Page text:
New annuals for 2016 offer low-risk possibilities. Have fun and take chances — these plants probably won’t be around by next year, anyway.
SWEET PEAS, SUNFLOWERS, begonias and geraniums — what would summer be without them? You can define annuals by what they’re not — long-lasting, expensive or structural. Whether you call them annuals or tender perennials, they rarely survive the winter. And because these single-season plants don’t take much commitment, they’re fun and easy to play around with — check out these new colors, patterns and crosses for 2016:
• Cosmos are some of the easiest annuals to grow from seed or starts. They bloom a long time and last well in bouquets. But their color range has been limited to cool tones in white through lavender. Which makes the soft buttery yellow of Cosmos ‘Xanthos’ a real breakthrough — these are the first warm-colored cosmos. They’re shorter than most and well-branched, have the same attractive ferny foliage and bloom from May through October.
• Even if, like me, you’re not much of a petunia fan, the new P. ‘Night Sky’ with its unique coloration might prove irresistible. It’ll trail out of pots or hanging baskets like most petunias. But that’s where the familiarity ends. The flowers of ‘Night Sky’ are a deep inky blue dotted and spotted in white. I’m not sure the pattern suggests a constellation of stars, but it’s unusual and appealingly dramatic.
• Bidens are in the aster family, with small daisylike flowers ideal for summer pots and window boxes. The new Bidens ‘Beedance Painted Red’ won an innovation award in Germany for the best new bedding and balcony plant, in part because it holds its flowers up above the foliage. But the pretty coloration that morphs with the temperature is what makes this bidens a standout. When it’s warm, the flowers have yellow centers tipped in red-orange. When the weather cools, the tip color spreads to color the petals in a solid red-orange.
Most Read Stories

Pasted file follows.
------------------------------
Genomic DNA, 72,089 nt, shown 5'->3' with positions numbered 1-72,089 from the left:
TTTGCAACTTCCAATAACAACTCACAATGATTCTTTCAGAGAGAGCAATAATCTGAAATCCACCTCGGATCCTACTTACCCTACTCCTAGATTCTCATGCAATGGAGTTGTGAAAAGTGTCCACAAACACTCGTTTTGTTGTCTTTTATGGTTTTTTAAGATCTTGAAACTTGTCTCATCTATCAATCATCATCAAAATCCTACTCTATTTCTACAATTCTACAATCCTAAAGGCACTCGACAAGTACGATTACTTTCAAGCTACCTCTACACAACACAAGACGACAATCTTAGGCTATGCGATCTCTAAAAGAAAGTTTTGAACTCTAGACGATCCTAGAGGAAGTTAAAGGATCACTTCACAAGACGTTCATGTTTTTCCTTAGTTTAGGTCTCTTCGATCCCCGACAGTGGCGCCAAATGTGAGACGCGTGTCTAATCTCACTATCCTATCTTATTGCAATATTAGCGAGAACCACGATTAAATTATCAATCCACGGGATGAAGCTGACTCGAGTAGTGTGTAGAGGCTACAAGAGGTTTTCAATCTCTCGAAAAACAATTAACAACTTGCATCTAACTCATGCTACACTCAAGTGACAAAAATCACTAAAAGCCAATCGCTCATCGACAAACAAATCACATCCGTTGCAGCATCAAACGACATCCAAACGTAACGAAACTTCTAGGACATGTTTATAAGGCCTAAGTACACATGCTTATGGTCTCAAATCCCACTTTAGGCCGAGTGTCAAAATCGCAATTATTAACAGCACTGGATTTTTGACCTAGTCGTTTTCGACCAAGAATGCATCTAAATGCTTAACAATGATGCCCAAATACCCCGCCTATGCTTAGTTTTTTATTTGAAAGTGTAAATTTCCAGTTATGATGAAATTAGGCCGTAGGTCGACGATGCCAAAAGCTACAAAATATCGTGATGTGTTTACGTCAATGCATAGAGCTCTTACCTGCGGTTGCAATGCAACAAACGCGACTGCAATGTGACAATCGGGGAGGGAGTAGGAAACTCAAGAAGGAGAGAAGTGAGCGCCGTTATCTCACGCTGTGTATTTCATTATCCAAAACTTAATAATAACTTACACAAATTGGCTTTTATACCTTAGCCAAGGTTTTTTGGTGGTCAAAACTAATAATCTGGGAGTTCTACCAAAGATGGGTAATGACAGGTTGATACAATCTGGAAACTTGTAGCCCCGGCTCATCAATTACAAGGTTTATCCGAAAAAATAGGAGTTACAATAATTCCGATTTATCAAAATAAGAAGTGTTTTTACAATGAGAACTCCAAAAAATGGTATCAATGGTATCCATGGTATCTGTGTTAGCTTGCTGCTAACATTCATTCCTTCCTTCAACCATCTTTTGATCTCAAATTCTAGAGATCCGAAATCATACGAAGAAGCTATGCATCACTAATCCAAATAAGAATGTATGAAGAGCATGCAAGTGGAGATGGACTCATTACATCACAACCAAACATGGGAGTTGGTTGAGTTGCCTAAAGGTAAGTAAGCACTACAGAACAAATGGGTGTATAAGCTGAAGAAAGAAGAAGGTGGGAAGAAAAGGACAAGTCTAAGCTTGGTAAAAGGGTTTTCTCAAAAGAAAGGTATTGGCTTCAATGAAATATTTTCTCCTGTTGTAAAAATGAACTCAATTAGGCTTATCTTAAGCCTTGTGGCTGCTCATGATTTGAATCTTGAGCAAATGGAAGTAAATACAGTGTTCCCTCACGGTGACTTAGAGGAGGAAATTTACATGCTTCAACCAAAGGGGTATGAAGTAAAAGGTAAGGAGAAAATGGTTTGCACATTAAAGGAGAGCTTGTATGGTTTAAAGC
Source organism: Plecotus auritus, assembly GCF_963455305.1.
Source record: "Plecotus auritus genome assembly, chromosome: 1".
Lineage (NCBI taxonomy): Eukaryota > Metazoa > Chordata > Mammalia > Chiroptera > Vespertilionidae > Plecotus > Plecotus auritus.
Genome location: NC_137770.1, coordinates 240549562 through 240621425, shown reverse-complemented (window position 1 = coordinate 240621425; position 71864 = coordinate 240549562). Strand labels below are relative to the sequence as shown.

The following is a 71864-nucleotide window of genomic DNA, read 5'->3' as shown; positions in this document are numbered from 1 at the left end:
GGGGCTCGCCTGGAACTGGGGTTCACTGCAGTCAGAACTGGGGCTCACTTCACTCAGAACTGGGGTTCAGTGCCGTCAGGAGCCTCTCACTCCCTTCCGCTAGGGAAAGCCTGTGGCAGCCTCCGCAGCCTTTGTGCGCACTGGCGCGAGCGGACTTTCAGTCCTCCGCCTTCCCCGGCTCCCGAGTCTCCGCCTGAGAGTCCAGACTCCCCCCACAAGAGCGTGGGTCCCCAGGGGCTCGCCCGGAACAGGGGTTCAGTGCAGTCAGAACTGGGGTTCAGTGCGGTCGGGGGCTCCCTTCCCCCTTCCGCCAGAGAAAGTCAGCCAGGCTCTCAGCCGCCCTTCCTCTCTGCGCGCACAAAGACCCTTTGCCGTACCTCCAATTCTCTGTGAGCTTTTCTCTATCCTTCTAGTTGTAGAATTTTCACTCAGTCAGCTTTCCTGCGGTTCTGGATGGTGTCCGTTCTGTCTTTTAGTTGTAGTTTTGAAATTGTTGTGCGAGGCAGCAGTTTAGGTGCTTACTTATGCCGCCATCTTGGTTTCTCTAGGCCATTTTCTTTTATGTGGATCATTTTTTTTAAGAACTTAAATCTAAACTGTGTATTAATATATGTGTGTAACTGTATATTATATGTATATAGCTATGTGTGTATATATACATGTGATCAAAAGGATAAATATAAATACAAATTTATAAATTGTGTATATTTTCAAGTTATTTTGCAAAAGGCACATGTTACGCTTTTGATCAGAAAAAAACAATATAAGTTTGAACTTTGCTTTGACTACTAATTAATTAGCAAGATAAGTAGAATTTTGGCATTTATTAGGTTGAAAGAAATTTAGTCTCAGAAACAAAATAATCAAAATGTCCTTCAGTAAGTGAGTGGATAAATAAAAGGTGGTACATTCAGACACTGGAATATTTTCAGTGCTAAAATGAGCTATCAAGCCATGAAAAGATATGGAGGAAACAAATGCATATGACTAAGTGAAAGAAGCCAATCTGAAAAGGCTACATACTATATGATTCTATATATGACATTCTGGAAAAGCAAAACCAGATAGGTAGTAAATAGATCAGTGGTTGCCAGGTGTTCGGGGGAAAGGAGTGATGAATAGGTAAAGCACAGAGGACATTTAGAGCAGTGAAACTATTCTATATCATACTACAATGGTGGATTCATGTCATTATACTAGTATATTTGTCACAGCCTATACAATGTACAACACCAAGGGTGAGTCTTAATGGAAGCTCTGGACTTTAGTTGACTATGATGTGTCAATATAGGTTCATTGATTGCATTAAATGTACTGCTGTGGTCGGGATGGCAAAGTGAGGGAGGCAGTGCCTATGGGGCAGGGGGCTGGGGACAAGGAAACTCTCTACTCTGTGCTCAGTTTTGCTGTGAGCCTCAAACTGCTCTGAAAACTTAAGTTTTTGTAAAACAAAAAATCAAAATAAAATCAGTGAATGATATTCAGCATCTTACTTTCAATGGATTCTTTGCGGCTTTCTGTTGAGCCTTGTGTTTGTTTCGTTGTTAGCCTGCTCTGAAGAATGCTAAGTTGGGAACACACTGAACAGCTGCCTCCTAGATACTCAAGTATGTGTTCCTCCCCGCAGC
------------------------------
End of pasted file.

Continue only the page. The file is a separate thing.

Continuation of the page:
- No more flying with reindeer: Unique Alaska planes to retire VIEW
- ‘No more agriculture in Puerto Rico,’ a farmer laments
- Seattle to spend $177M on new streetcar line amid questions about ‘unrealistic’ revenue, rider projections
- McCain calls brain cancer prognosis 'very poor'
- A daring betrayal helped wipe out Cali cocaine cartel
• Zinnias are border- and cutting-garden staples, and I can’t remember a summer in my life I haven’t grown them. This year I plan to find room for the newish Zinnia elegans ‘Cupcakes Mix’, with puffy flowers in sherbet shades from vanilla cream through lemon, peach and raspberry. ‘Cupcakes’ grows 30 inches tall, blooms for months, holds up well in bouquets and dries beautifully.
• If the point of coleus is to gaudy up the garden, then the new Coleus ‘Flame Thrower Spiced Curry’ is more than up to the task. The leaves are toothed and veined and boldly splashed in shades of curry gold and deepest burgundy. It does well in sun or partial shade, and its compact habit makes it perfect to grow in pots.
• Another annual with stunning foliage, Ipomoea ‘Solar Power Red’, is a soft shade of terra cotta veined in burgundy. Sweet potato vines, usually in chartreuse or dark purple, have been around for a while, and few other annuals are as effective draping down the side of a pot. What distinguishes this one is its unusual color, which I’d expect to blend beautifully with yellows, blues, purples, pinks … just about any other flowers you can imagine stuffing into the same pot.
• Birds, bees and butterflies love sunflowers as much as we do. Helianthus ‘Copper Queen’ is a tall, leggy beauty, with bi-colored golden petals that shade into orange. The flowers are shown off to perfection by a large, so-brown-it’s-almost-black center disk. They’re pollen-free so make good cut flowers, and they’re rich in nectar to attract pollinators.